Asia gaining in art world, director says

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Asia gaining in art world, director says


Adeline Ooi. Provided by the organizer

BASEL, Switzerland - Art Basel’s third modern and contemporary art exhibition in Hong Kong, held in March this year, proved to be a huge success despite its fledgling status.

The organization just launched its inaugural show in 2013, but in that time the fair has gained a reputation as a renowned platform for artists and galleries in the region to showcase their work.

And behind this impressive achievement is art specialist Adeline Ooi, who was named Art Basel’s new Asia director at the end of last year.

Malaysian-born Ooi recently paid a visit to the Art Basel show that kicked off June 18 in this Swiss town, the first time since she assumed her new post.

“You should be happy for Asia,” the 38-year-old said in an interview with the Korea JoongAng Daily. “Asia is a good place to be an artist and there is more and more interest from the rest of the world.”

Though there are typically a multitude of Chinese participants in the show, largely due to the country’s massive population, it did not in any way diminish the efforts of the Korean or Japanese artists, she added.

The following are edited excerpts from the interview:

Q. How did sales turn out on the first day of the preview?

A. We don’t really handle the sales. It’s really up to the gallery owners, but it’s been strong.

The Art Basel show in Hong Kong, held March 24-26, was highly received by the art community.

Size-wise, Hong Kong was not much bigger this time compared to the previous year. But I think the size of the audience and its visitors made us feel like we are on the right path.

Several major Korean galleries in recent years have been promoting Dansaekhwa, a style of monochrome painting that originated in the 1970s.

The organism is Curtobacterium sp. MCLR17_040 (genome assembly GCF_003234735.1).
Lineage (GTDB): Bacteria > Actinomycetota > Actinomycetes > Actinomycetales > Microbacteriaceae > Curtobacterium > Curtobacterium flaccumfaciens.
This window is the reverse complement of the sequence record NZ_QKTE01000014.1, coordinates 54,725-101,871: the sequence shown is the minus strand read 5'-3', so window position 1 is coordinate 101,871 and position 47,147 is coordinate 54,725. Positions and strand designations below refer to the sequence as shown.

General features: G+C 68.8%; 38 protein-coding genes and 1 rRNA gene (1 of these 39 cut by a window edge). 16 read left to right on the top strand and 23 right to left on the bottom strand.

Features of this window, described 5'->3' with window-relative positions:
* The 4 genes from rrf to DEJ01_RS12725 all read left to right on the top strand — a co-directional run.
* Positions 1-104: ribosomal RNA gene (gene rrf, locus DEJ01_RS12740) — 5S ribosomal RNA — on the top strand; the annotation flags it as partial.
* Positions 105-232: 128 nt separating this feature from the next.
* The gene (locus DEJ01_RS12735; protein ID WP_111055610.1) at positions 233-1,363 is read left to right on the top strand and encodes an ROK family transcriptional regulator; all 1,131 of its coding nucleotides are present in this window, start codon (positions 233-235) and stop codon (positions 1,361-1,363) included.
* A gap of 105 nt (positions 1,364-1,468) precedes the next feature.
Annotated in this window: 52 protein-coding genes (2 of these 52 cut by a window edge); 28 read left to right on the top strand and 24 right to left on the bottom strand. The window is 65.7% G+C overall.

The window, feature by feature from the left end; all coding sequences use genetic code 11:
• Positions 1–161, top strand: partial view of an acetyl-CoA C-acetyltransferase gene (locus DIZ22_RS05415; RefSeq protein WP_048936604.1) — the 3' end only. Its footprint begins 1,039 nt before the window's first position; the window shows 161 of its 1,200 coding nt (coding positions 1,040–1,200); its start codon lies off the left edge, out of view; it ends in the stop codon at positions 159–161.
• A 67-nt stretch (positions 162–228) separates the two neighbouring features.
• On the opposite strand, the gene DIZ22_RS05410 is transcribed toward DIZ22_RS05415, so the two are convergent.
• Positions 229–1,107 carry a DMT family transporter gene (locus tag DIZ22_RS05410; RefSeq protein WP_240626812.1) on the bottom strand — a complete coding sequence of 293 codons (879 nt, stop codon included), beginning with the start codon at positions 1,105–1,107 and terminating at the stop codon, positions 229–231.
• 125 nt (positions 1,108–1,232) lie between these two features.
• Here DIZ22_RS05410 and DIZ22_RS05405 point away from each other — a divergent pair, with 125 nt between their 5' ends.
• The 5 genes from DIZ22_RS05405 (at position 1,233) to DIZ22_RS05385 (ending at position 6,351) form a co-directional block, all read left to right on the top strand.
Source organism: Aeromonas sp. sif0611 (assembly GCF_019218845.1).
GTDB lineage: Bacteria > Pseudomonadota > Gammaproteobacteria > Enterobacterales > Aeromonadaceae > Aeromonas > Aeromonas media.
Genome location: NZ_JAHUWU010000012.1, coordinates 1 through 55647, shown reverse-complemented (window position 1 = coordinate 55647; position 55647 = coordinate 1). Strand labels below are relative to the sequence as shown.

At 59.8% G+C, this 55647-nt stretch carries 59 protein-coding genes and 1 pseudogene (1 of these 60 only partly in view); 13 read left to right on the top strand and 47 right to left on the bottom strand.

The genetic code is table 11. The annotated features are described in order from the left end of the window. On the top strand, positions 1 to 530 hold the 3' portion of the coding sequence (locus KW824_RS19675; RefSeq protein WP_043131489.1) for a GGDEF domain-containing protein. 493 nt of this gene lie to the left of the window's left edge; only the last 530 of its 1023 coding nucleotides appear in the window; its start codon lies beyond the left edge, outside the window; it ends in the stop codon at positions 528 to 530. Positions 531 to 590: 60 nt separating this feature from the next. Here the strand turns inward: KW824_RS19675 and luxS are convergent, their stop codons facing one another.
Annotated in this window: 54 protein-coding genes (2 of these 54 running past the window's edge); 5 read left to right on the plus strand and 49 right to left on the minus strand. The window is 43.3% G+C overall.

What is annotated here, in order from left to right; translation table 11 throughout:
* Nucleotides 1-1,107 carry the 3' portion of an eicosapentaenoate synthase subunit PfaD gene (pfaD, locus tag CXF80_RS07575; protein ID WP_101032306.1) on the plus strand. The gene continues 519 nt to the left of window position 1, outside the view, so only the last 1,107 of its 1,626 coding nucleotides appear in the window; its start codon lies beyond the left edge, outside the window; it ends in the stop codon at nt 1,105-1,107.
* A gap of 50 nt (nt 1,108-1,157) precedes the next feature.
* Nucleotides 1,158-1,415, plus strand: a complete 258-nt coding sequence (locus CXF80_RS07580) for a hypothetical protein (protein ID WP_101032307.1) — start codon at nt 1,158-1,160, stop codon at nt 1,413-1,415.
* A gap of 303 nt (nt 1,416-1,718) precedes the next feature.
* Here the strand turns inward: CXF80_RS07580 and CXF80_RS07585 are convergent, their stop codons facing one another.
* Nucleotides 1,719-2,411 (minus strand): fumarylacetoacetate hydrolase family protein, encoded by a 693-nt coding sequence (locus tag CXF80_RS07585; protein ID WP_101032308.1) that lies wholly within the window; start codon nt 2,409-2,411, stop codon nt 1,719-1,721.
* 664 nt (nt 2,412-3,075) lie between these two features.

Those are some great works. I am a huge fan of [Korean artists] Lee Ufan and Ha Chong-hyun. I think, why not promote it if there’s strong material to promote? It’s really about what the galleries are passionate about, but at the same time, you also have very interesting contemporary artists like Haegue Yang and Do Ho Suh.

You see Nam Jun Paik everywhere as well. It’s about whatever material is available and Dansaekhwa is becoming that. It’s a new discovery and it’s great that the world loves it.

Dansaekhwa artists date back to the 1970s.

I think there is something about Dansaekhwa that transcends all cultures and there is a beauty to it. It’s the kind of work people understand. Sometimes there are trends, but I think there are works that transcend time. Korea has a great video artist in Kimsooja, whose work is only more respected as time goes by. Korea should be proud that there is some great Korean artwork out there.

Hong Kong vowed to earmark 21.6 billion Hong Kong dollars ($2.7 billion) for M+, a giant new museum project scheduled for completion in 2017 for the West Kowloon Cultural District. What is your view on this government-led support?

The collection is not just about Hong Kong, but about Asia and the rest of the world. It’s a wonderful thing when the government supports a government institution, and Hong Kong needs these institutions. We are waiting for M+ and it will also make Hong Kong much more dynamic as an art city. It’s great that there is government support. I’ve seen different parts of the world with no support at all. The driving force comes from different sectors - whether it’s private collectors or the artist community - but if you have all of the different elements coming together, it will make it even stronger.

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